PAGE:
3 min Applications

OpenAI acquires startup, despite ChatGPT’s costs piling up

OpenAI acquires startup, despite ChatGPT’s costs piling up

OpenAI has acquired AI startup Global Illumination for an undisclosed sum. The latter company will start contributing to all of OpenAI’s “core products,” including ChatGPT. Despite this news, a dark cloud continues to hang over the finances behind CEO Sam Altman’s company.

In terms of its field of expertise, Global Illumination is not immediately the most obvious acquisition for OpenAI despite the focus on artificial intelligence. For example, it produced an online game called Biomes, which is highly reminiscent of the wildly popular Minecraft. It has also contributed to YouTube, Google and Pixar, among others. OpenAI summarizes these contributions as “creative tools, infrastructure and digital experiences.”

New step

It represents a new development at OpenAI, and may be the beginning of several acquisitions. From a distance, it looks like the company is in good shape. The very lucrative Microsoft deal was massive news, as the Redmond tech giant paid $10 billion to be allowed to use OpenAI technology in their products. The rest is history: Microsoft puts a Copilot in virtually every product, something that would never have been possible without the deal.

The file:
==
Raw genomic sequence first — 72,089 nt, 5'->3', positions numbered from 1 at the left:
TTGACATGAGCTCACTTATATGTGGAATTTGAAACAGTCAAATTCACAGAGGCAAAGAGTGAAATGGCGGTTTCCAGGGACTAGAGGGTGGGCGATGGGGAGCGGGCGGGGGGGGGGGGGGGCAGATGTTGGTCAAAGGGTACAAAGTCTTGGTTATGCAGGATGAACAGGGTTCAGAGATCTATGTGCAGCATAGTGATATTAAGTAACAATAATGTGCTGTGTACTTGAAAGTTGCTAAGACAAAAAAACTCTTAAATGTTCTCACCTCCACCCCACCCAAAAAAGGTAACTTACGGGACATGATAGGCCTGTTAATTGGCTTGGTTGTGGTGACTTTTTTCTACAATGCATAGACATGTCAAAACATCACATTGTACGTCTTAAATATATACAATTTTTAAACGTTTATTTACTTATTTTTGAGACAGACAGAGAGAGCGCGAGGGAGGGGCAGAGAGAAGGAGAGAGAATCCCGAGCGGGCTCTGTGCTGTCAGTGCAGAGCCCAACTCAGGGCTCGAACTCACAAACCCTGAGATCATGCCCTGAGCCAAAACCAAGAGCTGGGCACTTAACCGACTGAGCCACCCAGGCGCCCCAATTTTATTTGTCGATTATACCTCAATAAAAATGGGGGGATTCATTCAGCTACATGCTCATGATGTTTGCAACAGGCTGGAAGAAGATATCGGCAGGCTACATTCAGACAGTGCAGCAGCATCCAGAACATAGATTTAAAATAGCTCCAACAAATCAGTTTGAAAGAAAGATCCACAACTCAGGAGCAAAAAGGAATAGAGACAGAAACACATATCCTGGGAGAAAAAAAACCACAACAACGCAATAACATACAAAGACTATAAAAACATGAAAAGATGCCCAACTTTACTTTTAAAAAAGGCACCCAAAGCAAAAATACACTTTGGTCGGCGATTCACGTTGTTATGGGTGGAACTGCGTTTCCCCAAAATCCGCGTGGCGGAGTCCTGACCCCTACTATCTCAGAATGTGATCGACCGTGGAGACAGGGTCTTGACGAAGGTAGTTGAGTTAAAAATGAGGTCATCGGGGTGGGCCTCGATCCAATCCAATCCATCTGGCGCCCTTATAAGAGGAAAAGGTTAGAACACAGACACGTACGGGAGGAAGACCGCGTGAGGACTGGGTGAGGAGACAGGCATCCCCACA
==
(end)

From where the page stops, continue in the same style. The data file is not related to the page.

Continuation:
Still, even 10 billion is not an infinite amount. For example, developing the first version of ChatGPT is said to have cost $540 million, while the daily cost of running it is $700,000. Those that are particularly good at math will already know that that amounts to $255.5 million annually. That figure doesn’t even include the vast team of developers who each receive salaries in the hundreds of thousands of dollars.

Earnings model

ChatGPT may have signified the ignition of this year’s AI hype, but its popularity has invariably declined in recent months. However, this may have had to do with the fact that scholars and students are now less likely to use it due to being out on holiday. Still, it remains to be seen whether its popularity will return – and whether that even is a desirable outcome for OpenAI, as free users are of little use to it. Its revenue model is now partly based on a paid service that promises greater accuracy and functionality with the GPT-4 model instead of GPT-3.5. The company has not commented on revenue from this particular service.

Major revenue streams will have to continue to come from the numerous API deals the company has struck. Parties such as Salesforce, BuzzFeed, Atlassian and Shutterstock will pay dearly for the new AI capabilities. With such revenues and paying ChatGPT Plus subscribers, there is certainly hope for the company. Still, the picture is thus less rosy than the headlines suggest.

Also read: Microsoft and OpenAI frustrated over each other’s chatbots